Stacy Harris, Department of Agriculture and Fisheries, Biosecurity Queensland, Invasive Plants and animals
Stacy Harris began her career at the Department of Agriculture and Fisheries 18 years ago after completing a Bachelor of Applied Science with a Horticulture major at the University of Queensland. Stacy somehow always knew she would end up working with weeds and was fortunate enough to become a Biosecurity Officer in 2012. Being a biosecurity officer you need to be agile and responsive, supported by equipment, procedures and training allowing us to quickly transition through terrestrial, marine, aviation and information environments to enable the effective management of an unlimited range of new threats. This work is critical in protecting Queensland’s agricultural industries and environment into the future.
Biosecurity Queensland conducts post-border incursion response to biological threats in Queensland. The Invasive Plants and Animals (IP&A) South-East Region Operations Team mission is to prevent the establishment of new invasive species in South East Queensland in order to protect Queensland’s human health, social amenity, economy and environment.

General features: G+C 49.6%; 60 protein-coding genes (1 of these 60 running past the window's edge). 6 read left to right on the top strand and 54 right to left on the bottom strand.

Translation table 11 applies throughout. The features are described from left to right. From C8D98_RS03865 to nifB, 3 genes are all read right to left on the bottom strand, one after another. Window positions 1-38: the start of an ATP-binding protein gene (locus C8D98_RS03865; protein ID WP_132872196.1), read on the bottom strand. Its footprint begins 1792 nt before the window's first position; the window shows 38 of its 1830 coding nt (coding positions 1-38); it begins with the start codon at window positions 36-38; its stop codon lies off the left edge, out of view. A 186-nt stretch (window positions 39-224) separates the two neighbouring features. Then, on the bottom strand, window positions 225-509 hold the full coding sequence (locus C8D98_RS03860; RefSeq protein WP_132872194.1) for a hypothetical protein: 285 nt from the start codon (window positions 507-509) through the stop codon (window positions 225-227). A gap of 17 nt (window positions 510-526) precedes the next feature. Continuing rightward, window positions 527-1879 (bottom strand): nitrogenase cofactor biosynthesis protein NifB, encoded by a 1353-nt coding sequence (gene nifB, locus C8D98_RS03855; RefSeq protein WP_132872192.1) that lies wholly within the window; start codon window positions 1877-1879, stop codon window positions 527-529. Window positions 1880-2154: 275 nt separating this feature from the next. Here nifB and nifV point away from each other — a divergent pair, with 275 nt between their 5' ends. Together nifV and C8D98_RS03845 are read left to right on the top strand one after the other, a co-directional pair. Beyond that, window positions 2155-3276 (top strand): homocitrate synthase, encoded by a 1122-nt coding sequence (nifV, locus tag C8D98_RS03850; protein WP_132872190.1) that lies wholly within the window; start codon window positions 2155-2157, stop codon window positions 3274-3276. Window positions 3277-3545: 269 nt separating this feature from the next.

There are a number of eradication projects that operate within and in close proximity to the Pumicestone catchment area:
Bitou bush (Chrysanthemoides monilifera subsp rotundata), a native of South Africa was introduced as a dune stabiliser and is ideally suited to habitats along Queensland’s southern to mid coast. This project commenced in the mid 1980’s and surveillance is conducted from the NSW border to Southern Fraser Island. Uncontrolled spread of bitou bush would lead to serious environmental impacts as well as cultural, social and economic costs.
Red-eared slider turtles (Trachemys scripta elegans) are an exotic fresh water turtle native to the USA. A small naturalised population has been detected in the Moreton Bay Region. REST have been distributed widely via the illegal pet trade. Feral populations have now been established on every continent except Antarctica. REST are listed as one of the top 100 invasive species internationally!
Mexican bean tree (Cecropia peltata) is found throughout tropical America. It is a rapidly growing tree that has the potential to invade and dominate tropical and subtropical rainforests. Because of its attractive foliage it has been subject to sale and distribution by garden enthusiasts. A total of six trees were detected during the 2019-20 financial year. Mexican bean tree can form naturalised populations in SEQ if left unchecked.
Cacti compliance project. Biosecurity Queensland manage a cactus compliance project aimed at managing the illegal online trade of regulated cacti in South East Queensland. All species of Opuntia, Cylindropuntia and Austrocylindropuntia cactus pose serious long-term risks to Australia’s arid and semi-arid rangelands, with the potential to duplicate the impact of the infamous prickly pear cactus.